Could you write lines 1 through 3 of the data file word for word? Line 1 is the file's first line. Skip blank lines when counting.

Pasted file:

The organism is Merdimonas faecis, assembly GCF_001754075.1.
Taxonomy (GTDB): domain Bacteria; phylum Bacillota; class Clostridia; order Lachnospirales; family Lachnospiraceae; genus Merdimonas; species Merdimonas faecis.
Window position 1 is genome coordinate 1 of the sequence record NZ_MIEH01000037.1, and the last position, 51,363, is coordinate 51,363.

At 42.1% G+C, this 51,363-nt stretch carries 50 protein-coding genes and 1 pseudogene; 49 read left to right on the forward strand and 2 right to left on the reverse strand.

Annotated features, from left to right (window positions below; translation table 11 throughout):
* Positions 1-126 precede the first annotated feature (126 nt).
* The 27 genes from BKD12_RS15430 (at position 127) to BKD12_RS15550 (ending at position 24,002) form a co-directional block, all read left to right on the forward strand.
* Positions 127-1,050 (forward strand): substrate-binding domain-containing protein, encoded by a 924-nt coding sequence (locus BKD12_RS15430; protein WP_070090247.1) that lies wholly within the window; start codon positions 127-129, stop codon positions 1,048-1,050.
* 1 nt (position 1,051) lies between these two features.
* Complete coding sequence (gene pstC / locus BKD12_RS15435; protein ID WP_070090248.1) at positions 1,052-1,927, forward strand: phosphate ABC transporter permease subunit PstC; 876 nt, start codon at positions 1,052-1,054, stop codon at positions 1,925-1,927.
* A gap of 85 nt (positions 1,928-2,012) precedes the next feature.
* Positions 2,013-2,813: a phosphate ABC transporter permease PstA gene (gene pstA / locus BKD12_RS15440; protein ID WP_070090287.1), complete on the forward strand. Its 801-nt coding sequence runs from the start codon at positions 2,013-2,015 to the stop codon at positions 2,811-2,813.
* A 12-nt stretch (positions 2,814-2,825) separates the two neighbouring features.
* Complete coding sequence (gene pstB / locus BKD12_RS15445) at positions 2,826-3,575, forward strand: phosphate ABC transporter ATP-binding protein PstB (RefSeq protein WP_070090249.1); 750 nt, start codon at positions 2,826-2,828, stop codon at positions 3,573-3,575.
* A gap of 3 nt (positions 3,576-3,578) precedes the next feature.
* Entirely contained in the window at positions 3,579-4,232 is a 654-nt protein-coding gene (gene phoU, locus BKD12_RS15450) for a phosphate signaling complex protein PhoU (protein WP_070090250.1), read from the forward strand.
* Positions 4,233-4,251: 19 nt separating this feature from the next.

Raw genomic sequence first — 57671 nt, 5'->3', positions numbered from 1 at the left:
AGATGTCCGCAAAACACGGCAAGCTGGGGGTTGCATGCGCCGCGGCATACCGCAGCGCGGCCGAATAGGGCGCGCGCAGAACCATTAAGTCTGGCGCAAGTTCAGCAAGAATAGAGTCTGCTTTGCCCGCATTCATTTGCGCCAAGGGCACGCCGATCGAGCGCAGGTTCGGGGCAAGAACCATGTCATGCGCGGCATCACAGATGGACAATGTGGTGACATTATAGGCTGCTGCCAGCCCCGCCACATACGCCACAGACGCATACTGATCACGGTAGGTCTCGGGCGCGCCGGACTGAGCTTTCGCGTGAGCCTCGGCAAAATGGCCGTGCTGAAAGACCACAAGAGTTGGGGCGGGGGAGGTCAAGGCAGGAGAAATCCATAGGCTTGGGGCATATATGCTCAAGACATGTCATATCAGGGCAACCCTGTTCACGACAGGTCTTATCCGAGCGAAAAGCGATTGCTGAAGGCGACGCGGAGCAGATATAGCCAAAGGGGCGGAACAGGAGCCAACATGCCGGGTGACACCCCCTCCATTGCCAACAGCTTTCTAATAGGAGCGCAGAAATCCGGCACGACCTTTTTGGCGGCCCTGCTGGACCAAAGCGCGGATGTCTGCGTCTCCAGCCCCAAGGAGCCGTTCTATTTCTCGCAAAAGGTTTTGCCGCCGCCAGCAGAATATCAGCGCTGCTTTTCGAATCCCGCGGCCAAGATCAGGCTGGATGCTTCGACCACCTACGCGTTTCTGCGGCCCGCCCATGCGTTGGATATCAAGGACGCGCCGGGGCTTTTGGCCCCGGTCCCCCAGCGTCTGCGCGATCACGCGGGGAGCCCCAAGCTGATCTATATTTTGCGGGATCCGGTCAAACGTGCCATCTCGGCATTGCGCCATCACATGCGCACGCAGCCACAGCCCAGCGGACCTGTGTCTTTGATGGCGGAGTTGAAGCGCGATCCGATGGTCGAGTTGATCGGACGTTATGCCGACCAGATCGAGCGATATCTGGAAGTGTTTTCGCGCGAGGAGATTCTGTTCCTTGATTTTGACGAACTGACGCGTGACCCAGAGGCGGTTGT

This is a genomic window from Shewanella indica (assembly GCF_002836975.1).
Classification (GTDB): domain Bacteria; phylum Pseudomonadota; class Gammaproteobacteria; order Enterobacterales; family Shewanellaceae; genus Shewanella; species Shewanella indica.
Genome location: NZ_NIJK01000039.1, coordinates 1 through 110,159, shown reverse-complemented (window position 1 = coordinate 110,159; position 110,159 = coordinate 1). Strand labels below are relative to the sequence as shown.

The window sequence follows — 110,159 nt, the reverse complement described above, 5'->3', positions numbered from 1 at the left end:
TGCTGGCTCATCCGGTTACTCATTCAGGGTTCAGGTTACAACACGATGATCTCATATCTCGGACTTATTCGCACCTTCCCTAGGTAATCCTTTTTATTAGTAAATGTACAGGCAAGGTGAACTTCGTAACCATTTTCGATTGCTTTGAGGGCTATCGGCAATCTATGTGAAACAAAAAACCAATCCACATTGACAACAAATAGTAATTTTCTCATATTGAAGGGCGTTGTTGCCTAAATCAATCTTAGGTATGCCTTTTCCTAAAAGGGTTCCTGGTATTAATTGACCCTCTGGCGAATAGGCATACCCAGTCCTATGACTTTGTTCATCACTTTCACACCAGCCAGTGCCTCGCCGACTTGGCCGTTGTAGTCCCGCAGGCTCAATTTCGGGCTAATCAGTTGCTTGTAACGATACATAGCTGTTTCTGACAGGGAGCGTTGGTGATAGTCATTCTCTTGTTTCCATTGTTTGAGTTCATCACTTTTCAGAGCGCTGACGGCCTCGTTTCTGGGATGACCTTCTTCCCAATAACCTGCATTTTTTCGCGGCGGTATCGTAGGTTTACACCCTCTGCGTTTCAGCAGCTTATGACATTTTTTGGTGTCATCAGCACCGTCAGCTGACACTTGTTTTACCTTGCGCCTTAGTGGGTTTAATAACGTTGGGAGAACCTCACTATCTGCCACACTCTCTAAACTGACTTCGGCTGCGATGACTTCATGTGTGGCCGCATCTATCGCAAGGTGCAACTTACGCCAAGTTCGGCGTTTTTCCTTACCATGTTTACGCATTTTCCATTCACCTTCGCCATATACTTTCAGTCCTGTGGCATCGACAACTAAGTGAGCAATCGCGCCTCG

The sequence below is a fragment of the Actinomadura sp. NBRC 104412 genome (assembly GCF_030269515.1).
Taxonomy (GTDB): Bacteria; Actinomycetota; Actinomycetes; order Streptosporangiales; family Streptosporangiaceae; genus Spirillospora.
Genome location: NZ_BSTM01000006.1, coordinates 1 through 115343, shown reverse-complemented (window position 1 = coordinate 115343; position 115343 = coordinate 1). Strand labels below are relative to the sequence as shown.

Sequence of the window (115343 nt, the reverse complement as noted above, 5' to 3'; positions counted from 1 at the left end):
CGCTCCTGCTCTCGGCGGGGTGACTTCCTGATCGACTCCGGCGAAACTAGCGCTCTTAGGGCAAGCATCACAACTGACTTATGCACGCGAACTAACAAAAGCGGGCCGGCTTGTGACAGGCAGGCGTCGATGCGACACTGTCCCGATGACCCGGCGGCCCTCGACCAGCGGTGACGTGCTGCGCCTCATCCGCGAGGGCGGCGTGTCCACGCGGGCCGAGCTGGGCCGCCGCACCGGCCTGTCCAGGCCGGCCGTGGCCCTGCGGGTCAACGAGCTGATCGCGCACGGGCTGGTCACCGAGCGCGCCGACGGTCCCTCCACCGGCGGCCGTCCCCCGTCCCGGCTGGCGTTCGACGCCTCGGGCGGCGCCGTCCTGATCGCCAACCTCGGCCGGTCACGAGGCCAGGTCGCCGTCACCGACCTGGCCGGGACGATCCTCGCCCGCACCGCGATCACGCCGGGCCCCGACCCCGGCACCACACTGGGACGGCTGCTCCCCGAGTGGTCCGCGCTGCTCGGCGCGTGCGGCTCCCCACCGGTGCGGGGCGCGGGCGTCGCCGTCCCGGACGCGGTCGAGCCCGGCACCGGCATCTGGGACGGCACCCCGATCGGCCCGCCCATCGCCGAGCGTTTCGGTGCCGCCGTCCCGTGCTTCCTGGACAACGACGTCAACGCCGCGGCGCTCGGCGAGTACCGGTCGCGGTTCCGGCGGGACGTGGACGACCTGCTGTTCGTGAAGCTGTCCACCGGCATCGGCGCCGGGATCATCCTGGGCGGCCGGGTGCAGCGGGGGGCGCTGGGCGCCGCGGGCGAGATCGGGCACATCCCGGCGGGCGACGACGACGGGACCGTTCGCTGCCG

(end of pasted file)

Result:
The organism is Merdimonas faecis, assembly GCF_001754075.1.
Taxonomy (GTDB): domain Bacteria; phylum Bacillota; class Clostridia; order Lachnospirales; family Lachnospiraceae; genus Merdimonas; species Merdimonas faecis.
Window position 1 is genome coordinate 1 of the sequence record NZ_MIEH01000037.1, and the last position, 51,363, is coordinate 51,363.